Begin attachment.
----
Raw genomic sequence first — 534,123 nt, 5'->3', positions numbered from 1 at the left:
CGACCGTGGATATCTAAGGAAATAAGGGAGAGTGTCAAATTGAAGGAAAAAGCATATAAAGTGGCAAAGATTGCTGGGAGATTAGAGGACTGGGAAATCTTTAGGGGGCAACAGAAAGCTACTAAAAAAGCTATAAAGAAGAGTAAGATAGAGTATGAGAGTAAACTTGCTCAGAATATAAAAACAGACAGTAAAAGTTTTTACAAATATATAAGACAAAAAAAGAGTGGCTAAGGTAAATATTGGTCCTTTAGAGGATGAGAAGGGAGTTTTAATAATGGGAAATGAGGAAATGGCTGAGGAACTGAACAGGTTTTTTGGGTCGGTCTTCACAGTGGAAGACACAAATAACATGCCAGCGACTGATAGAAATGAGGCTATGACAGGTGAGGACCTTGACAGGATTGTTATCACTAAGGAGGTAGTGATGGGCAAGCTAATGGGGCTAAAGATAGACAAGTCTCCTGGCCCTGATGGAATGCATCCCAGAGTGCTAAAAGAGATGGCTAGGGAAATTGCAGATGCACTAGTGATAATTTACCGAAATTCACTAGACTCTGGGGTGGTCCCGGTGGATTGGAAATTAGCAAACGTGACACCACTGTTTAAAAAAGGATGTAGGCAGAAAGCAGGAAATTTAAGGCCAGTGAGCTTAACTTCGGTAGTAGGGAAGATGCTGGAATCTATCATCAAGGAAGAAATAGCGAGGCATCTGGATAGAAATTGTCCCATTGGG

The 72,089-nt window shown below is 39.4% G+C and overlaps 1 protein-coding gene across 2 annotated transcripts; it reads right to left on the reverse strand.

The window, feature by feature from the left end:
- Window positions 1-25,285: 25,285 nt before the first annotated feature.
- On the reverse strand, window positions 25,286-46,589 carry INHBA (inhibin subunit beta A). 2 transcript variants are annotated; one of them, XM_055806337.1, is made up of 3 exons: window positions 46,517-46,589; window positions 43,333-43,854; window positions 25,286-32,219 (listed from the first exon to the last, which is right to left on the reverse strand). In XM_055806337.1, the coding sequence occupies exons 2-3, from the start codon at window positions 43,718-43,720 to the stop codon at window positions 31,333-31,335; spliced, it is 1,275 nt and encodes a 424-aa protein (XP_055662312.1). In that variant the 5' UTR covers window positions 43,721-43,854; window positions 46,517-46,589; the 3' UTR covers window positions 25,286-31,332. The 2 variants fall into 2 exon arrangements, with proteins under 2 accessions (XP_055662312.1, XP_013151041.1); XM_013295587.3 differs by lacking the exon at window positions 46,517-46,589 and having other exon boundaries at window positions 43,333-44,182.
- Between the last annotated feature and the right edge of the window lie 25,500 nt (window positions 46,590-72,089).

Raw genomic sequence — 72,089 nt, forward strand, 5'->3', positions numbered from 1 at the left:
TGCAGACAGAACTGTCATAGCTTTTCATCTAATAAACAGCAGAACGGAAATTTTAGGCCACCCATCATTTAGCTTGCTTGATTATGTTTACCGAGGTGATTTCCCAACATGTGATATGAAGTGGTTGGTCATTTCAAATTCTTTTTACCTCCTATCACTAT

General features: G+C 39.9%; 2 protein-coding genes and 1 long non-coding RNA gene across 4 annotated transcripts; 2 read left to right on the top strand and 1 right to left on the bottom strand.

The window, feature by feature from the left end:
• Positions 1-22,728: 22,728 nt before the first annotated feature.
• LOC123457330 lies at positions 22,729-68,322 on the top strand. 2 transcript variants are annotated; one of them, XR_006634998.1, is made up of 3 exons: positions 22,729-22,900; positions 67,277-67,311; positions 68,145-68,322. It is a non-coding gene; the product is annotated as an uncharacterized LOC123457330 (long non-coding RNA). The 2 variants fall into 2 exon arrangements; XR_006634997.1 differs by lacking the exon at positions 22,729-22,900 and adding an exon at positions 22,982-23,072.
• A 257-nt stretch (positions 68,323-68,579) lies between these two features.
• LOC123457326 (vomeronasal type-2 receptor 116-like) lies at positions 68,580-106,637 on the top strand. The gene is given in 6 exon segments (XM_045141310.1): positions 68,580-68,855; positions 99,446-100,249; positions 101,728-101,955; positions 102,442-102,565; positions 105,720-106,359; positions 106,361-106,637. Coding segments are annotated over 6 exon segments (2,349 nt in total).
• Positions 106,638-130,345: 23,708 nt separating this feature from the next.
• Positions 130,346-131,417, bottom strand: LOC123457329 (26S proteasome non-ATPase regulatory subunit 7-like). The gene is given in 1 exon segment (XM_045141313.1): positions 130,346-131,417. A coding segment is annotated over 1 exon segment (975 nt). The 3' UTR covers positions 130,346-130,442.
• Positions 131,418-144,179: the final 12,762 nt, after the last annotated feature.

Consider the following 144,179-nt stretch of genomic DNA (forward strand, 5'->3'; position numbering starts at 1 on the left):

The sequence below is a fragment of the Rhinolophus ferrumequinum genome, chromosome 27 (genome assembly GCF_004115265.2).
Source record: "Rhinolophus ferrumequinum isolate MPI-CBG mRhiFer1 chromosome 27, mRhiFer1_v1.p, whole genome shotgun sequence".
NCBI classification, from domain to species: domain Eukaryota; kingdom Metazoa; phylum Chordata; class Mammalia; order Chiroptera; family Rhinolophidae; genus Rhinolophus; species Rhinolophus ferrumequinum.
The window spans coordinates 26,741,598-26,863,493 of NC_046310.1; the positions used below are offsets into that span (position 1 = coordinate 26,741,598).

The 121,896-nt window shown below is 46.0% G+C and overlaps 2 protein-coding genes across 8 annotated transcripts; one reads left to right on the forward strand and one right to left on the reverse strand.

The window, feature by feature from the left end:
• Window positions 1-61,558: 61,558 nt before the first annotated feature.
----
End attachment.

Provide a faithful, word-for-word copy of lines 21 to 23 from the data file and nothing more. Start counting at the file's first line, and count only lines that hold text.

Source record: "Rhinolophus ferrumequinum isolate MPI-CBG mRhiFer1 chromosome 27, mRhiFer1_v1.p, whole genome shotgun sequence".
NCBI classification, from domain to species: domain Eukaryota; kingdom Metazoa; phylum Chordata; class Mammalia; order Chiroptera; family Rhinolophidae; genus Rhinolophus; species Rhinolophus ferrumequinum.
The window spans coordinates 26,741,598-26,863,493 of NC_046310.1; the positions used below are offsets into that span (position 1 = coordinate 26,741,598).